The results show that 20% of firms don’t have policies and procedures in place for supporting vulnerable customers, however it is possible that these policies exist and simply haven’t been communicated effectively to all employees. Considering only a minority had received any training on the matter in the six months leading up to the survey (and 21% had not received any training in the past year), there is a strong possibility that advances are being made at an executive decision-making level, but failing to filter down to those on the front line.

Simon Thompson, Chief Executive, Chartered Banker Institute, welcomed the report’s findings and results, which he says, “give us some great insights into how our members feel about the treatment of their customers in vulnerable circumstances”.

On the question of how the industry is addressing the issues surrounding vulnerability, through what are still extremely challenging times, Thompson went on to say: “Over the past 18 months, we’ve all faced the very real challenges of supporting customers, colleagues, loved ones – and ourselves – through the series of challenges presented by COVID. Yet throughout this difficult period, banks and bankers – and the members of the Chartered Body Alliance in particular – have continued to play key roles helping to rebuild businesses, communities and personal finances.

“During this period, we offered a number of free resources to assist our members in their day-to-day roles in dealing with vulnerable customers; but as these findings reveal, more needs to be done, and we encourage all employers to work with us to step up the training required, while also considering their employees’ well-being needs.”

Expanding support

On the issue of the surprising number of participants who classified themselves as vulnerable, Culhane commented: “The fact that 33% of respondents working in financial services also considered themselves vulnerable within the past 12 months has emphasised the importance of looking after our own member practitioners. We will be examining how we can expand the CISI mental health portal in particular to further support financial services professionals in this respect.”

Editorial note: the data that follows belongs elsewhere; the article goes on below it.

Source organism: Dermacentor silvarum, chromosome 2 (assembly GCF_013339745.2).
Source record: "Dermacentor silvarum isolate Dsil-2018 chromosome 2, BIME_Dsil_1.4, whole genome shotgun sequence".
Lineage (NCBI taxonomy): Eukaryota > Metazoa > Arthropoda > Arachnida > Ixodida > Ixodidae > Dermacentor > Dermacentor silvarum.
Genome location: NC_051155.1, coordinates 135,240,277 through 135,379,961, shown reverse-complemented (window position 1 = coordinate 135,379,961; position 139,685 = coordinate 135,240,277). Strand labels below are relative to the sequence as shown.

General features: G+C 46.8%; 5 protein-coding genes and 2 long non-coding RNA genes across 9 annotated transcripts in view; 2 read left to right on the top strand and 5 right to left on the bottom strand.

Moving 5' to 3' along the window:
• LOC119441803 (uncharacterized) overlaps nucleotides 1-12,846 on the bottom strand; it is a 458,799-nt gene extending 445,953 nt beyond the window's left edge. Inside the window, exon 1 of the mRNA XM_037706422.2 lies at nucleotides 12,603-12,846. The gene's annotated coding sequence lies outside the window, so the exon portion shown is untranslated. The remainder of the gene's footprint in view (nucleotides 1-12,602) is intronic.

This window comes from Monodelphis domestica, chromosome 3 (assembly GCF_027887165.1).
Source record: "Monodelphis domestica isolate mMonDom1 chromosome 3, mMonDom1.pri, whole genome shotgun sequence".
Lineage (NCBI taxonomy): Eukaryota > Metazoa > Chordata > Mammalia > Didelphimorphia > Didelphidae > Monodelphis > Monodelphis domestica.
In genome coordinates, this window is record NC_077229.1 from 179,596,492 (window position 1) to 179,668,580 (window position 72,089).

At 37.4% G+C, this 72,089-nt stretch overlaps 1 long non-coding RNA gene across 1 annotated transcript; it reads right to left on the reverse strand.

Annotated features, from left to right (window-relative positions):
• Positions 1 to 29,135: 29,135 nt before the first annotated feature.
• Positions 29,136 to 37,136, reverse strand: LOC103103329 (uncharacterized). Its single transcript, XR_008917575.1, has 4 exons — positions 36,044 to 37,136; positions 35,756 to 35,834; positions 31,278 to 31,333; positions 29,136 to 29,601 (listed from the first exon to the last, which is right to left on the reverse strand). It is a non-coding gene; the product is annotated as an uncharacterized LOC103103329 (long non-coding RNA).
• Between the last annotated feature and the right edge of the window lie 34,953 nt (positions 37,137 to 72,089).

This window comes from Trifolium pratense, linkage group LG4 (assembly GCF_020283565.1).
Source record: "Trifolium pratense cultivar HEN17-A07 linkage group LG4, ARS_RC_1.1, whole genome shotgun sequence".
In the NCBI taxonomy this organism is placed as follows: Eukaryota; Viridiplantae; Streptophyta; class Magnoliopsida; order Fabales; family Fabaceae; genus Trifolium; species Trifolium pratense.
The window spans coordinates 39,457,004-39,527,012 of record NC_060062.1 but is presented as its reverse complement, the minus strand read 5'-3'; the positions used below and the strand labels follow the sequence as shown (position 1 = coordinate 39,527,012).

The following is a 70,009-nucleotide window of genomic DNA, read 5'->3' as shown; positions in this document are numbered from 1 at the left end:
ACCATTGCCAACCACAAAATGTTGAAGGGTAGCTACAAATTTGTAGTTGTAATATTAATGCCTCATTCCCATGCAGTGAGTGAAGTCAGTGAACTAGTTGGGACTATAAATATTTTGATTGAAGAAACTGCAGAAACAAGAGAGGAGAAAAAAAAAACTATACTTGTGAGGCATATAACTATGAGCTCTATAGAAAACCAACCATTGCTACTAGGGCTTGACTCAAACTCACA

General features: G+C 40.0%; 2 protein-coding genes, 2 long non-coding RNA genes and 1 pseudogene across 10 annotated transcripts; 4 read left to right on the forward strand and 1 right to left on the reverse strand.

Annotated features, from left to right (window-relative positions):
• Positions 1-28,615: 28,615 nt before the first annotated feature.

Sian Fisher, CEO, CII, highlighted that the high number of participants classifying themselves as vulnerable is an indication of how fundamental vulnerability is to inclusiveness.

“If we think we are going to go through our whole lives avoiding a time when we fit the definition of ‘vulnerable’, we are kidding ourselves.

“Financial circumstances, ill health, disability and life events all mean that we are almost certain to go through a period in our lives when we are vulnerable. This research underlines how important it is for us all to have an inclusive approach to all customers, and not treat vulnerability as an ‘add on’ that applies only to a minority.”

The FCA also found a larger number of people classifying themselves as financially vulnerable through its Financial Lives Coronavirus Panel Survey in October, with 53% of adults displaying a characteristic of vulnerability. This was an increase of more than three million since a previous survey in February 2020 and included many people classifying themselves with multiple characteristics of vulnerability.

The Institute’s free, digital Vulnerable Customers E-Learning module has been designed to help banking professionals interact with and support the vulnerable customers they serve. Members and non-members can access it at:



Additional resources are also available at: